MCDB professor’s microphotos win Nikon nod
Mike Klymkowsky, a professor of molecular, cellular and developmental biology, is known for his scientific acumen and his passion for good teaching. He’s also an award-winning photographer of the very small world he studies.
Klymkowsky’s image of the feet of an E. coqui frog stained for cartilage and collagen was named an “Image of Distinction” in the 2010 Nikon Small World Photomicrography competition. The cartilage appears blue, and the collagen appears brown. Klymkowski took the photo as part of a project done with James Hanken, a Harvard University biologist.
Nikon’s Small World competition is regarded as the leading forum for showcasing the beauty and complexity of life as seen through the light microscope, the competition’s web site states. For more than 30 years, Nikon has rewarded the world’s best photomicrographers who make critically important scientific contributions to life sciences, bio-research and materials science.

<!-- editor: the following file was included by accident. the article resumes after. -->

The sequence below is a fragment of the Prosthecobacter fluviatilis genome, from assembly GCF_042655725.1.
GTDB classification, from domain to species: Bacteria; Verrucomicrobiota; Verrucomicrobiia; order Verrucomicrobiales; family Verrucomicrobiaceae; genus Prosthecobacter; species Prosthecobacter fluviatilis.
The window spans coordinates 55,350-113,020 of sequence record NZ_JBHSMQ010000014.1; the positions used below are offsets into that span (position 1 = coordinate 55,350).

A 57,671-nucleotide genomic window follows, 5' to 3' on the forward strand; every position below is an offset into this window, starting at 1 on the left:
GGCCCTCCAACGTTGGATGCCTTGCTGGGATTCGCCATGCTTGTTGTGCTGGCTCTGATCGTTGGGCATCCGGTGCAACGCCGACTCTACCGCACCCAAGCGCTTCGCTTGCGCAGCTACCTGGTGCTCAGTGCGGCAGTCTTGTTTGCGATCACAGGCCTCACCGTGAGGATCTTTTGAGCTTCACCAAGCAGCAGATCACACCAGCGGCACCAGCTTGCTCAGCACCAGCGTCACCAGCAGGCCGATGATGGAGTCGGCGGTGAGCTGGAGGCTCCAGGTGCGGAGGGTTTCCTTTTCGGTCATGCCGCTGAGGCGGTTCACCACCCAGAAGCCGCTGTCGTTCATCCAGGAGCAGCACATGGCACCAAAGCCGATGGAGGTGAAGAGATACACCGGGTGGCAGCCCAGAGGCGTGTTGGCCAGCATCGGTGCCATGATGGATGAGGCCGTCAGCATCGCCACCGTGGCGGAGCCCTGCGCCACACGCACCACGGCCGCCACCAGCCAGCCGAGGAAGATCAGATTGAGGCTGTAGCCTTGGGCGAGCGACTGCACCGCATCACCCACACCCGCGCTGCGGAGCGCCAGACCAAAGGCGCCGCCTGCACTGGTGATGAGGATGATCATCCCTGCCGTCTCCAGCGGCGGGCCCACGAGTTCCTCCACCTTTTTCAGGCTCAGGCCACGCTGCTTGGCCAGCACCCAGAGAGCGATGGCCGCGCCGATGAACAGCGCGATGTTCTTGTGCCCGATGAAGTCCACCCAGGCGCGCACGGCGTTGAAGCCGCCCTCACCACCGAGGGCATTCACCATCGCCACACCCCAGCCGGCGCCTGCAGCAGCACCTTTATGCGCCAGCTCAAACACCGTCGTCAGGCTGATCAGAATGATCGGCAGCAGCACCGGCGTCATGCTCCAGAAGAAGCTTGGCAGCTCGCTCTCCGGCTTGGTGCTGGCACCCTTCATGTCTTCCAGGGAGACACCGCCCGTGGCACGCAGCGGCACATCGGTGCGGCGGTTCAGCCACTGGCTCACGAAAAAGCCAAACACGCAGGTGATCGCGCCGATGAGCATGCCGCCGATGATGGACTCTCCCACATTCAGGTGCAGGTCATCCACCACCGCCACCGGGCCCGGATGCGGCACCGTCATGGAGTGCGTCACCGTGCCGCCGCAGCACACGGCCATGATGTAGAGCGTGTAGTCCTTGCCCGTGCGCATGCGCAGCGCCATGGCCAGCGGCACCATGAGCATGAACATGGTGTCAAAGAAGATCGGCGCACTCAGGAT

Klymkowsky won seventh place in the Small World competition in 2007 for his photo of Xenopus frog embryos. That image (shown below) was captured as part of a research project to characterize the anti-Sox3 antibody. It shows the distribution of a protein (the transcription factor Sox3) in early clawed frog (Xenopus laevis) embryos.
In 2008, Klymkowsky was elected as a fellow to the American Association for the Advancement of Science. He was cited for his distinguished contributions to biology education, particularly through the development of tools for the assessment of conceptual understanding in the biological sciences. He has been involved in building the Biology Concept Inventory—a program designed to measure student understanding of basic biological concepts—and also has been exploring approaches to generate more interactive learning experiences.
To learn more about the Small World competition, see www.nikonsmallworld.com.
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